mykeystrokes.com

"Do or Do not. There is no try."

“Racism, Violence And The Politics Of Resentment”: It Shouldn’t Be Hard To Recognize Two Truths

We have a choice to make.

We can look at violence and racism as scourges that all of us must join together to fight. Or we can turn the issues of crime and policing into fodder for racial and political division.

In principle, it shouldn’t be hard to recognize two truths.

Too many young African Americans have been killed in confrontations with police when lethal force should not have been used. We should mourn their deaths and demand justice. Black Lives Matter turned into a social movement because there is legitimate anger over the reality that — to be very personal about it — I do not have to worry about my son being shot by the police in the way an African American parent does.

At the same time, too many of our police officers are killed while doing their jobs. According to the National Law Enforcement Officers Memorial Fund, 1,466 men and women in law enforcement died in the line of duty over the past decade. We should mourn their deaths, appreciate the dangers they face and honor their courage.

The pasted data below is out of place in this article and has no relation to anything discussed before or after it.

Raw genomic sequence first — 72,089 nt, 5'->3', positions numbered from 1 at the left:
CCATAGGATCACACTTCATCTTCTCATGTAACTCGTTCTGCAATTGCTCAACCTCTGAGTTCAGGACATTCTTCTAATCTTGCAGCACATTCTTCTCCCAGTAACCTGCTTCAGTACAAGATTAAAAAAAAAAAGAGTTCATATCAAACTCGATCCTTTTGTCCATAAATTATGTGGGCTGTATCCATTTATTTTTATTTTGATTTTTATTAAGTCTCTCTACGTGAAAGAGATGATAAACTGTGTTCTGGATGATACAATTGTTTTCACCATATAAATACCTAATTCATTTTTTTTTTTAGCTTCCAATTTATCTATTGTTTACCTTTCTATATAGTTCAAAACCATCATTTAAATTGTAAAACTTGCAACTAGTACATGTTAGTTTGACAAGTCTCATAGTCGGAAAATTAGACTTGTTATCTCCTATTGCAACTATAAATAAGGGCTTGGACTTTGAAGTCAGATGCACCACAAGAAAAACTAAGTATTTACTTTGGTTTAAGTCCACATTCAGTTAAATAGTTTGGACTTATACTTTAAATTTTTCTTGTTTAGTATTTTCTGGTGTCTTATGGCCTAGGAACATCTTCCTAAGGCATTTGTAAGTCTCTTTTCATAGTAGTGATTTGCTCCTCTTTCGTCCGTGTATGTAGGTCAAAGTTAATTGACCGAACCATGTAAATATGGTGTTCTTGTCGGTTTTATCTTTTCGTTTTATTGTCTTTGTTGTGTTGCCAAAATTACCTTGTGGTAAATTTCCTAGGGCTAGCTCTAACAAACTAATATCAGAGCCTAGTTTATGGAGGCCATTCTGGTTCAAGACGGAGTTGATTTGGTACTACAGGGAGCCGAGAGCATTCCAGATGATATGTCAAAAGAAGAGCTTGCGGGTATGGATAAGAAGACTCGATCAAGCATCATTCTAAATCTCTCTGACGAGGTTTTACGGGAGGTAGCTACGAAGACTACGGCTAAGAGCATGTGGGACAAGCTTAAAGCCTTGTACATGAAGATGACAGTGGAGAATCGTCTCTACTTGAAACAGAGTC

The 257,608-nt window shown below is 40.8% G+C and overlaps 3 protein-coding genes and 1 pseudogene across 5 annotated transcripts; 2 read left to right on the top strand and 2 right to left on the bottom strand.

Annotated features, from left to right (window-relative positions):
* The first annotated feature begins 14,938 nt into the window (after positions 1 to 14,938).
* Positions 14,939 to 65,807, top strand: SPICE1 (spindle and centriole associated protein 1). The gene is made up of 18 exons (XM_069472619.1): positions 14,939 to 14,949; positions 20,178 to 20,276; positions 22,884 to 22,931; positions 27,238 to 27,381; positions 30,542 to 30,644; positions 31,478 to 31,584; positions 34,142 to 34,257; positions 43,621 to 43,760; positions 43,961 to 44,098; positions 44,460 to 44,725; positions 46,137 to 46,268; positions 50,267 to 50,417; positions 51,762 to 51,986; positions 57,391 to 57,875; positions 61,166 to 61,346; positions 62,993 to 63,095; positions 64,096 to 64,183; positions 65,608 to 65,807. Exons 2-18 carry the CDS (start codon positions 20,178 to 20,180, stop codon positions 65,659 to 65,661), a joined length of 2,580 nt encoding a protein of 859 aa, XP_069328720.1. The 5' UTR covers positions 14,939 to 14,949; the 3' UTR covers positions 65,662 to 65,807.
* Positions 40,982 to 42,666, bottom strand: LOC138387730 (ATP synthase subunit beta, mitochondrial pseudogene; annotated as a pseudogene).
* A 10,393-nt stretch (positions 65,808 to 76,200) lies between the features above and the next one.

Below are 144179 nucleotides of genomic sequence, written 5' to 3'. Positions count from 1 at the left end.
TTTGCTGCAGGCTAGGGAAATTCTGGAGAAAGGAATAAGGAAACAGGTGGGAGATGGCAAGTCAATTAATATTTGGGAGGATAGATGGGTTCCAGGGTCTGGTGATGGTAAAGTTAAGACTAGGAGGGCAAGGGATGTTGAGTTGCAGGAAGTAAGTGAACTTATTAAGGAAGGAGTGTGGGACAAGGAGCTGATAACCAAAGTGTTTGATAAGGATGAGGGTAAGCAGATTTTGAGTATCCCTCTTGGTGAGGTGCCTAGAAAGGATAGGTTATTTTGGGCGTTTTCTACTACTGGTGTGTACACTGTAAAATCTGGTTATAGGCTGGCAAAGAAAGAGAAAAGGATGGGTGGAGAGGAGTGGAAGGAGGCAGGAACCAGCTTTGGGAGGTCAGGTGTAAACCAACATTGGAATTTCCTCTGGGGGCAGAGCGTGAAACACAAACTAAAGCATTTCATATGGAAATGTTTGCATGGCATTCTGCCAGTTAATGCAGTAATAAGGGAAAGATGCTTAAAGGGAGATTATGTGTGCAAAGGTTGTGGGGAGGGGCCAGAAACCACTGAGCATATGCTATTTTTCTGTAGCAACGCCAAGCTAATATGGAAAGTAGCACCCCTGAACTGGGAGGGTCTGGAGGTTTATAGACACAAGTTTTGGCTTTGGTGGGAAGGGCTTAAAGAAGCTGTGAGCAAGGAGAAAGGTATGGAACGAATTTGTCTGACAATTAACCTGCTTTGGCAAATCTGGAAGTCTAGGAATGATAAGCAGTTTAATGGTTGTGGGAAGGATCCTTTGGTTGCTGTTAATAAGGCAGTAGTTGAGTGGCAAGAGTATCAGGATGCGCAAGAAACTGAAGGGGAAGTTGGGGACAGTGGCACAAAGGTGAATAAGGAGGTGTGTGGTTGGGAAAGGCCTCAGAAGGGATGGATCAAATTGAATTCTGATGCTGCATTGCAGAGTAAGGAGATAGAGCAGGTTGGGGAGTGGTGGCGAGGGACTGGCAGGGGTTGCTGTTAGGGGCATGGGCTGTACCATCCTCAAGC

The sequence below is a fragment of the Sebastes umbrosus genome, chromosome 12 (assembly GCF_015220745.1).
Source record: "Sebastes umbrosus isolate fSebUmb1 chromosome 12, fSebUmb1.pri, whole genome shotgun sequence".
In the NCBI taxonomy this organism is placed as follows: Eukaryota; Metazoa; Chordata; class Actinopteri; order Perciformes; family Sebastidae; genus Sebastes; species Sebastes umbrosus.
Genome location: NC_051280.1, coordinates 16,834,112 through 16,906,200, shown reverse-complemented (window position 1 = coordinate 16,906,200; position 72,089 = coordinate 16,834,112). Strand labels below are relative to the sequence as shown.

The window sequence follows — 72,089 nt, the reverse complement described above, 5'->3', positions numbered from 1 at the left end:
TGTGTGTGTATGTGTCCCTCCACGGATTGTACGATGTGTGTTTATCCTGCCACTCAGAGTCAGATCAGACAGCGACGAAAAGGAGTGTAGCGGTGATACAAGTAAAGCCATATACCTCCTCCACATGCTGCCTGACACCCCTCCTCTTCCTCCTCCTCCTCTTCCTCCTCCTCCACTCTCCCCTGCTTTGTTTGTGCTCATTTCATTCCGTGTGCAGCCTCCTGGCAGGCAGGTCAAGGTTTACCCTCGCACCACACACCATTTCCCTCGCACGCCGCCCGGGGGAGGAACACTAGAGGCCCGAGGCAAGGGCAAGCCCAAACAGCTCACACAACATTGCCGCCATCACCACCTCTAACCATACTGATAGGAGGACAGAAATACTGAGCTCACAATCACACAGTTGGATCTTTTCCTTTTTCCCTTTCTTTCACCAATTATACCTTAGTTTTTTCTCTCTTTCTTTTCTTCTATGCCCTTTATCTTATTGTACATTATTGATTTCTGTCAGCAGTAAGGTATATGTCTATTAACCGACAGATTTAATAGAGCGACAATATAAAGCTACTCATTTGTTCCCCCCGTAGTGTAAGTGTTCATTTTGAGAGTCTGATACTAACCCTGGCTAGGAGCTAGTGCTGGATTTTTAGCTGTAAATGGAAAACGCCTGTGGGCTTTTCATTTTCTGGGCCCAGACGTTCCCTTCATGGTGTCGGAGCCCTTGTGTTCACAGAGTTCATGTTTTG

Now I’ll admit: It’s easy for me to type these words on a computer screen. Circumstances are more complicated for those on either side of confrontations over the obligations of our police officers. Things get said (or, often, shouted) that call forth a reaction from the other side. A few demonstrators can scream vile slogans that can be used to taint a whole movement. Rage escalates.

Moreover, there are substantive disagreements over what needs to be done. Those trying to stop unjust police killings want to establish new rules and practices that many rank-and-file officers resist, arguing that the various measures could prevent them from doing their jobs. This resistance, in turn, only heightens mistrust of the police among their critics.